Sarah Posner: If Corporations are people, what’s their religion?
Conservative lawsuits are targeting the Affordable Care Act under the guise of religious freedom.
Coming soon, possibly to the Supreme Court: an argument that under the Court’s decision in Citizens United, corporations have not only free speech rights under the First Amendment, but a religious conscience and the right to free exercise of religion.
This is the latest front in the contraception wars. The chief lawyer for the United States Conference of Catholic Bishops, Anthony Picarello, first hinted at this inventive twist in constitutional law last February, when he complained that “good Catholic business people” would be harmed by the new regulation, under the Affordable Care Act (a.k.a. “Obamacare”), that would require employer-sponsored health insurance to cover contraception free of co-pays and deductibles. “If I quit this job and opened a Taco Bell,” Picarello added, “I’d be covered by the mandate.”
The regulation, a generally applicable rule based on public health policy, exempts houses of worship, a concession to Picarello’s employer’s opposition to birth control. After winning one exemption, the bishops then pushed for a broader one that would include nonprofit religious hospitals, universities and other charities. In response, the Obama administration made an “accommodation,” which will place the onus on insurers—rather than on employers—to provide separate contraception coverage to employees who want it. This, too, proved unsatisfactory to the dozens of Catholic (and evangelical) nonprofits who have sued the Obama administration, hoping eventually to have the issue decided by the Supreme Court.
If this collection of lawsuits seems to push the envelope on what exactly constitutes an infringement of someone’s religious freedom, there’s another batch of them from a handful of for-profit employers. They claim, just as the nonprofit employers do, that the contraception mandate violates their First Amendment rights, as well as the Religious Freedom Restoration Act (RFRA). These private employers, including a Colorado heating, ventilation and air-conditioning contractor, a Missouri mining company and an Illinois Bible publisher, claim that because their businesses are run by deeply religious people, they fall under RFRA’s prohibition against government actions that “substantially burden a person’s exercise of religion even if the burden results from a rule of general applicability.”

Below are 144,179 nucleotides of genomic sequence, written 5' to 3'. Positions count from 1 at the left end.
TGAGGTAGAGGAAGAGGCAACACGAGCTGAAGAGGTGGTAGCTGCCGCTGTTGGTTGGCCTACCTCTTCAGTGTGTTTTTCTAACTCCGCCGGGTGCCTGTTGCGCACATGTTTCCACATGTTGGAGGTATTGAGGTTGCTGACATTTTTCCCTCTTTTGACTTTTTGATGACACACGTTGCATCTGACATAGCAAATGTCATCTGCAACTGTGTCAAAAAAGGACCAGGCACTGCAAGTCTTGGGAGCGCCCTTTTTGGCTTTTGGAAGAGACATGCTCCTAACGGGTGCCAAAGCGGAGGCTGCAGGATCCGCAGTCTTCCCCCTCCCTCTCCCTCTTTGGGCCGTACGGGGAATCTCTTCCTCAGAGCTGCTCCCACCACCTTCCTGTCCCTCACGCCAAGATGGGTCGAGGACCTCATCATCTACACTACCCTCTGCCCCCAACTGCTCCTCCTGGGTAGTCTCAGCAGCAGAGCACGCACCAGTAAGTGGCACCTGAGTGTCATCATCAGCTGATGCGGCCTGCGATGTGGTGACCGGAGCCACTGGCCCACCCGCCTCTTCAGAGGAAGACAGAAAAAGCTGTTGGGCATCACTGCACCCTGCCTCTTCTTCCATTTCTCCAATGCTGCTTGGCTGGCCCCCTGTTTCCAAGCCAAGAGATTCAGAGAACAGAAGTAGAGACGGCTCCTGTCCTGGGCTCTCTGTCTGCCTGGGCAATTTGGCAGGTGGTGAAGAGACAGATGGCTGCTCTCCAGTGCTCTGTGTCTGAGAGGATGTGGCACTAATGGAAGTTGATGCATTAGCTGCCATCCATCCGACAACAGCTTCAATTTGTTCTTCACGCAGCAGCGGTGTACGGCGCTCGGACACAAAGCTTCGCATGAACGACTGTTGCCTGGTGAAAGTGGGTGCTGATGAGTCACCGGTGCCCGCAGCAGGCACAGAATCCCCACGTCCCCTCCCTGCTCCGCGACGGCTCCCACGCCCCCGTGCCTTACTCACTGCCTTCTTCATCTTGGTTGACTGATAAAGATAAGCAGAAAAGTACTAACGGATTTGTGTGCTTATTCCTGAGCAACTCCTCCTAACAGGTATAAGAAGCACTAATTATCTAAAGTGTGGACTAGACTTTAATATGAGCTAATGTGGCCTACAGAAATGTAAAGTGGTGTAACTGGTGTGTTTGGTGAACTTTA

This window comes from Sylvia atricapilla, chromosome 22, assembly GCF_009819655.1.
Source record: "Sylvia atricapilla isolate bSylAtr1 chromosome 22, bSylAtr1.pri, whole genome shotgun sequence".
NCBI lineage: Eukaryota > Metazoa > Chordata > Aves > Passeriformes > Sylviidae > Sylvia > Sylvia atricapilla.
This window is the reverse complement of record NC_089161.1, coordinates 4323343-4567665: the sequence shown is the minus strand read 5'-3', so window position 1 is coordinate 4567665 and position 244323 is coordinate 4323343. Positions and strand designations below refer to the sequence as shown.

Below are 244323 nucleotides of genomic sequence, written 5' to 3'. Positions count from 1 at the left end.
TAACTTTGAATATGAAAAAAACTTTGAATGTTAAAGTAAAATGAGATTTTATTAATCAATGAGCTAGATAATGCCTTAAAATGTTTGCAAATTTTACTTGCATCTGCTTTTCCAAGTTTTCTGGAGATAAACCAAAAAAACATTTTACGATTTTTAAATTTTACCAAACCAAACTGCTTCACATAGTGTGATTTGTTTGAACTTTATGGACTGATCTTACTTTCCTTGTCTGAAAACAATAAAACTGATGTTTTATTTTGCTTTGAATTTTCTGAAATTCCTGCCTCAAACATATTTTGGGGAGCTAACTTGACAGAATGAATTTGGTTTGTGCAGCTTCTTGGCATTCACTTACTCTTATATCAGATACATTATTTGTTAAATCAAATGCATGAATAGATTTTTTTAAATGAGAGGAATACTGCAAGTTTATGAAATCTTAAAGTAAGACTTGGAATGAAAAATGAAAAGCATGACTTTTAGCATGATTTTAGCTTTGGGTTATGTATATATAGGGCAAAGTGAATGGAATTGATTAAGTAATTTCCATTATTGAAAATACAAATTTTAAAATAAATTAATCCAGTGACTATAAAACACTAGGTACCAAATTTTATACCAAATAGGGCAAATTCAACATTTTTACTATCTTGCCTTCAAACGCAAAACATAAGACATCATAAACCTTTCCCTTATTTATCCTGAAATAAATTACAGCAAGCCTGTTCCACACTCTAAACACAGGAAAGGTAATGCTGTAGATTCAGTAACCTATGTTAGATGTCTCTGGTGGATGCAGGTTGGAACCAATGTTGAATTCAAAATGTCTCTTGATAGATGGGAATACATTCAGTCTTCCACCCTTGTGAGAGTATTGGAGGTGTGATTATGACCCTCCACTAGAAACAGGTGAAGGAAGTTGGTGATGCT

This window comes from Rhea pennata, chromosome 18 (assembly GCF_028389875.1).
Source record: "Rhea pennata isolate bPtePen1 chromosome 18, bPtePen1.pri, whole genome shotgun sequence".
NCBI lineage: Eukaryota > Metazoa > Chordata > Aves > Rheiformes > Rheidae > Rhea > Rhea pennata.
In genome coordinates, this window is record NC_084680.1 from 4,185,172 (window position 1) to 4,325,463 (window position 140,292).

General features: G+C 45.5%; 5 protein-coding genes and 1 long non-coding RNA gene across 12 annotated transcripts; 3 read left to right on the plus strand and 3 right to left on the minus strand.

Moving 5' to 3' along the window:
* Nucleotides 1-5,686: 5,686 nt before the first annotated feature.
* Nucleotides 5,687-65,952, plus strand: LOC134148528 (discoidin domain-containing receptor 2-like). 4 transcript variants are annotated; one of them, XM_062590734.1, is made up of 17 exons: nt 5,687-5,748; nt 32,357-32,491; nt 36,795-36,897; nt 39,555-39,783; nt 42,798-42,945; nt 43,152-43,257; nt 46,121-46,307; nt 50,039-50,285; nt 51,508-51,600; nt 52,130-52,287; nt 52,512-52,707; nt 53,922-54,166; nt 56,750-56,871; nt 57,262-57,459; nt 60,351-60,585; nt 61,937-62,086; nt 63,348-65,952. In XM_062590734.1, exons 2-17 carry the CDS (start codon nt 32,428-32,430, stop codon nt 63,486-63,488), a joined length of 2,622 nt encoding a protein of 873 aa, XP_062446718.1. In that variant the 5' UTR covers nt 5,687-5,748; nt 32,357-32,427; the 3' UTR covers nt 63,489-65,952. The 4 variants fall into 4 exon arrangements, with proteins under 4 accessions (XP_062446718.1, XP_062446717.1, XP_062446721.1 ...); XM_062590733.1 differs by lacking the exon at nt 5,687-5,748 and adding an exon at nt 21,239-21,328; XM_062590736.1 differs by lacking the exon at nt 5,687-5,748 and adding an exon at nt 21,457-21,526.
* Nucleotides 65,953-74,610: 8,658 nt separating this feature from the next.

The Court has yet to recognize a religious conscience for corporations, but if it were to do so, it could have wild and far-reaching implications. Should a private employer be exempt from any law that offends its owner’s conscience, but not that of his employees? What if not doing the thing that offends the owner’s conscience offends the employees’ conscience, or otherwise violates their rights?
Religious exemptions, recognized either judicially or through statute or regulation, are granted to individuals or nonprofit organizations with a religious, charitable purpose. Exemptions from complying with generally applicable laws, such as federal employment nondiscrimination laws, are recognized only for organizations such as churches, synagogues or mosques, an acknowledgment of the legitimate reasons for hiring personnel of one’s own faith in these settings.
Armed with Citizens United, though, for-profit employers are entering the fray. So far, they’ve had mixed results—but we’re only at the beginning stages of what promises to be a protracted effort not only to make corporations people, but to imbue them with spirituality.
In dismissing the claim of O’Brien Industrial Holdings that the mandate posed a “substantial burden” to its religious exercise under RFRA, a federal judge in Missouri noted that the business owner “is not prevented from keeping the Sabbath, from providing a religious upbringing for his children, or from participating in a religious ritual such as communion.” The only “burden” is that O’Brien will contribute to a group health plan that might “subsidize someone else’s participation in an activity that is condemned by plaintiffs’ religion.”
But in the Colorado case, the court granted a preliminary injunction against the enforcement of the Affordable Care Act regulation. In contrast to the Missouri court, the Colorado court found the regulation did substantially burden the company’s religious exercise. The court didn’t address the corporation-with-a-conscience question head-on, but the plaintiffs had argued that, under Citizens United, “First Amendment protection extends to corporations,” and a right under the First Amendment “does not lose First Amendment protection simply because its source is a corporation.”
To be sure, plaintiffs are not limited to devout Catholics. Tyndale House Publisher, a leading publisher of bibles and other Christian books, is arguing in its lawsuit that “the federal government has deemed devout publishers of the Bible to be insufficiently ‘religious’ to enjoy religious freedom in America.” It suggests that not including for-profit companies in the exemption demonstrates just how hostile the government is to religion. Why? Because according to Tyndale, the Bible (specifically Jeremiah 1:5 and Genesis 1:26) says that life begins at fertilization. Therefore, Tyndale maintains, the government must recognize that emergency contraceptives ella and Plan B might (although the Food and Drug Administration and medical experts say otherwise) operate after, rather than before, fertilization, and therefore not compel Tyndale to cover them.
It’s difficult to imagine a more extreme example of the ramifications of the corporations-with-a-conscience claim: that a corporation can claim to know science from the Bible and demand that the government accept that science as a matter of public policy. But if the courts recognize a religious conscience for corporations, the door is open to that possibility, and more.